Almond Milk Latte plus Almond Ricotta Cheese – Pareve Vegan

So, I am inspired again. I got on a big kick trying to find out everything about espresso machines, drooling over the Breville Infuser (on sale at bestbuy) and after a facebook post asking for feedback on home espresso machines, a friend contacted me saying she had an espresso machine in her basement that I was welcome to. It turned out to be a Starbucks Barista, which is probably 10-20 years old, but in great working condition and actually a pretty capable machine. My main reason for wanting to try an espresso machine is because I love Almond milk lattes from Second Cup (or anywhere really) but I can’t seem to give up half and half in my coffee at home. I like my coffee rich and creamy. Adding a little almond milk in regular coffee works sometimes, but it’s just not the same. It can get me through a few days, but I always crave that rich thickness that cream gives it, along with the mellowing of the acids. You know what I’m talking about right? Silk coffee creamers work sort of, but they are so sweet. I am used to drinking my coffee with no sugar or with the occasional teaspoon of honey or sugar when I feel like it. Anyway, hope you enjoy this.

ALMOND MILK

To blanch the Almonds, first, boil 1 cup measure or 150 g weight of almonds in water for a minute or so, turn it off and then let it sit for a few minutes. Drain off the liquid and refill with cool water and peel the almonds. It might take some practice, but it should take under 5 minutes once you get the hang of it. You could also just buy blanched almonds. I weighed the almonds after peeling and there was about 180 grams. Rivy (19 months) helped me on her little red chair by peeling a few and picking up any that fell on the ground. Cheli (also 19 months) was still napping, so she missed out on the action.

Put the almonds in the Vitamix and fill to 1000 ml mark. Blend for 1 minute on High. I like to pulse it a few times on 1 at the end to break down some of the foam. If you don’t have a Vitamix, blend for an additional minute or so. Your ricotta won’t be as smooth, but it should still be usable.

You will need a strainer or a nut milk bag. I use a square of nylon woven fabric draped over my stainless steel  mesh strainer. I have it over a 2 quart bowl here. I use the same setup on a 1 gallon bucket when I make soy milk.

To strain quickly, stir around the bottom with a spoon, scraping the pulp away from the bottom.

When it looks like ricotta, you are done. If you use a nutmilk bag, or if you pull together the corners you could squeeze out more liquid, but this time I wanted a wet cheese so I didn’t. Nutritionally speaking, this stuff should be low in fat and high in fiber. I am pretty certain that most of the fat ends up in the milk.

RICOTTA

To make it into ricotta, just add a little salt and lemon juice. Use it in lasagna as a low fat vegan pareve ricotta cheese or spread it on crackers or toast. It’s nice as a spread with herbs. I like basil and garlic, but I recommend using whatever seasonings your family usually likes. See, I got 304 grams.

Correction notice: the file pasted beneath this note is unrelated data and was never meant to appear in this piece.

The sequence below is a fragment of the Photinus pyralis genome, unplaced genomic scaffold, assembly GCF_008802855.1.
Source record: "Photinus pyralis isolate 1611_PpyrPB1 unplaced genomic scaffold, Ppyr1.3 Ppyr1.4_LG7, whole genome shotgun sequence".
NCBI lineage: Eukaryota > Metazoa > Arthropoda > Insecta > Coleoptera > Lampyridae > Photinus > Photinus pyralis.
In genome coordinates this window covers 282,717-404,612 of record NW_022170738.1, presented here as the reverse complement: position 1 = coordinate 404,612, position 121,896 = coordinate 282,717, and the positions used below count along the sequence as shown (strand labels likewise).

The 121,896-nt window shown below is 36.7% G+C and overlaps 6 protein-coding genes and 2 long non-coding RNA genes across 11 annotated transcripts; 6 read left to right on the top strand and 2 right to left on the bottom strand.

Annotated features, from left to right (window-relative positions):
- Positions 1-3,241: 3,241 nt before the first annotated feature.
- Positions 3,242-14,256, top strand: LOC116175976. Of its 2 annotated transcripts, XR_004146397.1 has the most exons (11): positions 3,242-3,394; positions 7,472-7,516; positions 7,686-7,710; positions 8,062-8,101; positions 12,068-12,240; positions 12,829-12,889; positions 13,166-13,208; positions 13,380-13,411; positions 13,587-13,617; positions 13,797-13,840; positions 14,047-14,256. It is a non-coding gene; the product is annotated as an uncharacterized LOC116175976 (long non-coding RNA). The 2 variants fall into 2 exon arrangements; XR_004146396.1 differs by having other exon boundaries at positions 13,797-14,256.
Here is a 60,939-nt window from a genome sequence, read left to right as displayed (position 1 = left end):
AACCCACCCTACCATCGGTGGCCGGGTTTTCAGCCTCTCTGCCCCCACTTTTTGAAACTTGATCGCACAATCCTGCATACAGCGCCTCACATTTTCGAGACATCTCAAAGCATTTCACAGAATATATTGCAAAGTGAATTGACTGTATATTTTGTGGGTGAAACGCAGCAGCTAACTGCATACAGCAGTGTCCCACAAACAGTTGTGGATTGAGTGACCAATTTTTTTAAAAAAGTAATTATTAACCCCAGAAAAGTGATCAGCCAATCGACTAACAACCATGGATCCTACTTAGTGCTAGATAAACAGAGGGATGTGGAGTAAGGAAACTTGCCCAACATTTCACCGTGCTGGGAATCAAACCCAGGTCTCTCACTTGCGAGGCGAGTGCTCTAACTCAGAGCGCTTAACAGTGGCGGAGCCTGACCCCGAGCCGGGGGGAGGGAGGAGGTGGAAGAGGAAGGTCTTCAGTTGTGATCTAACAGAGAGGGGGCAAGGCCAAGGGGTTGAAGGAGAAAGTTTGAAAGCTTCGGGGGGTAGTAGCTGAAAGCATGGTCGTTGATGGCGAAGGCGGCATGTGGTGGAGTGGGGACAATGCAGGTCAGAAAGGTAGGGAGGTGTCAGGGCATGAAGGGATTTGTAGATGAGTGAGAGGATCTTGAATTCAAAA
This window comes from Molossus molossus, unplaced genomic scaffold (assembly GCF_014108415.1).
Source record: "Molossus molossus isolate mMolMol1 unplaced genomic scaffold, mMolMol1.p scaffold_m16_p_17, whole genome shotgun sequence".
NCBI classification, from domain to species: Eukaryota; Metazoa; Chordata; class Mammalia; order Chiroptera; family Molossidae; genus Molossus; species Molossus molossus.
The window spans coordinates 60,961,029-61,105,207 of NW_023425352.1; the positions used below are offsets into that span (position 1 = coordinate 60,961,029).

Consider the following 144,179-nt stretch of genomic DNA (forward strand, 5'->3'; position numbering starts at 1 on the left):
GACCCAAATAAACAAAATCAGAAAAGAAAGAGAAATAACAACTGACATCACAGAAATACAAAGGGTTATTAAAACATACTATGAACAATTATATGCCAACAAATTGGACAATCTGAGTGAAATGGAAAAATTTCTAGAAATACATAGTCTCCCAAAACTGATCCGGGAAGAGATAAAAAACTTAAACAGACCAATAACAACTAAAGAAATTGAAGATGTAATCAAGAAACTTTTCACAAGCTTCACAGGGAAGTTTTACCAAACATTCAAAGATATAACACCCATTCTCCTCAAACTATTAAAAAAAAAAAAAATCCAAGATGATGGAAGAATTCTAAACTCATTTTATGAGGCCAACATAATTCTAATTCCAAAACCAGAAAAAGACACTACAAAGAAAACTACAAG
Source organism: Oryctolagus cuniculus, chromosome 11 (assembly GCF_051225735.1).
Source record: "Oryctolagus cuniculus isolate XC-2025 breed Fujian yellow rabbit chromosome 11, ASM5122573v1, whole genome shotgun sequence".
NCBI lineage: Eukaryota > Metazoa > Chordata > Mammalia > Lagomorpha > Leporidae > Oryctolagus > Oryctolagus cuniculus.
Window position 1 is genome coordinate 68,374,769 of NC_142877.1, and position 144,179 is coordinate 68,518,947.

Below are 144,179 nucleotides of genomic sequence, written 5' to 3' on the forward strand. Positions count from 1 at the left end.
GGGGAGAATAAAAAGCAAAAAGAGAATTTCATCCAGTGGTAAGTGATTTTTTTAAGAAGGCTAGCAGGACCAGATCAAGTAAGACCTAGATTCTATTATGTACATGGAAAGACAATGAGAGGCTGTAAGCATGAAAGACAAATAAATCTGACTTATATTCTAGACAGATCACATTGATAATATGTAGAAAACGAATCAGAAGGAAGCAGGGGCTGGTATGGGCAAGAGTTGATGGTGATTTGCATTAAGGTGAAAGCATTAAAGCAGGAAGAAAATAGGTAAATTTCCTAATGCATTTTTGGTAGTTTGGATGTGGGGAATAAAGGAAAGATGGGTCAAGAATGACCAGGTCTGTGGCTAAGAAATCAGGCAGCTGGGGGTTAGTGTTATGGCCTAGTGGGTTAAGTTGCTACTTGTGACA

Now I rinse the Vitamix, strainer and cloth and set them to dry, pour the milk into a jar and rinse the bowl. Basically, never leave any of the cleanup until later, because it is soooo easy when everything is still wet.

Over 600 grams weight of milk, which was about 3/4 of a liter (I know, the picture angle makes it look like less). I did not weigh the original 1000 ml,  but I think loses were minimal.

LATTE

 

 

 

 

 

 

 

For the latte, I used 1/2 cup of milk, which expanded to about 3/4 cup once steamed. I heated it to almost 160, and it made nice micro foam with no curdling. The milk sat warm for a few minutes due to some little people in the background needing help, which may have allowed the foam to deflate a little bit by the time I made my latte.

I pulled a nice double shot, using about 18 grams weight of ground espresso.

I usually pour the shots in the bottom of the cup, followed quickly by some of the milk, syrup, and then the rest of the milk. In this case, I made the latte plain so I could try it. It was good. The almond was a very strong flavour and not in a bad way, but because I really wanted some sweetness I added about 1/4 of a shot of maple syrup, drizzled over the foam like the caramel on a caramel Macchiatto (Starbucks) or caramel Caretto (Second Cup). I was going to snap a picture, but my 3 year old Ashi bumped it just as I went to snap the picture and it all sunk. Oh well, it was delicious and completely satisfied the craving.

4 thoughts on “Almond Milk Latte plus Almond Ricotta Cheese – Pareve Vegan”

  1. Great idea -- thanks! I was getting bored with just putting the leftover nut paste from making almond milk into granola bars. Be"H, next time I will use it for ricotta!

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